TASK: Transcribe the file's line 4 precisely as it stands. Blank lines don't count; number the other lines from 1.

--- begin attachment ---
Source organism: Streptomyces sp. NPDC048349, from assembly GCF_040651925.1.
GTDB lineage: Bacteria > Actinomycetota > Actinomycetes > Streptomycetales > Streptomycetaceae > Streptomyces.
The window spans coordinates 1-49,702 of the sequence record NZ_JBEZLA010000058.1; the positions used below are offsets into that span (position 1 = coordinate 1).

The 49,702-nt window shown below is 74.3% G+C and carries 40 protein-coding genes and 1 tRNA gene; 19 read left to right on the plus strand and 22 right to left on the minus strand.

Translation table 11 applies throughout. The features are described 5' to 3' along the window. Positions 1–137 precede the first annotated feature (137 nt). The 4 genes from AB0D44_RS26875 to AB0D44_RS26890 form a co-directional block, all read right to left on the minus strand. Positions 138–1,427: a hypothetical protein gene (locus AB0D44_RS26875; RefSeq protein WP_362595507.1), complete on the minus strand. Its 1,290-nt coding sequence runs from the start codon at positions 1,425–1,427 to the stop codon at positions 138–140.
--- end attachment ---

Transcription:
The 49,702-nt window shown below is 74.3% G+C and carries 40 protein-coding genes and 1 tRNA gene; 19 read left to right on the plus strand and 22 right to left on the minus strand.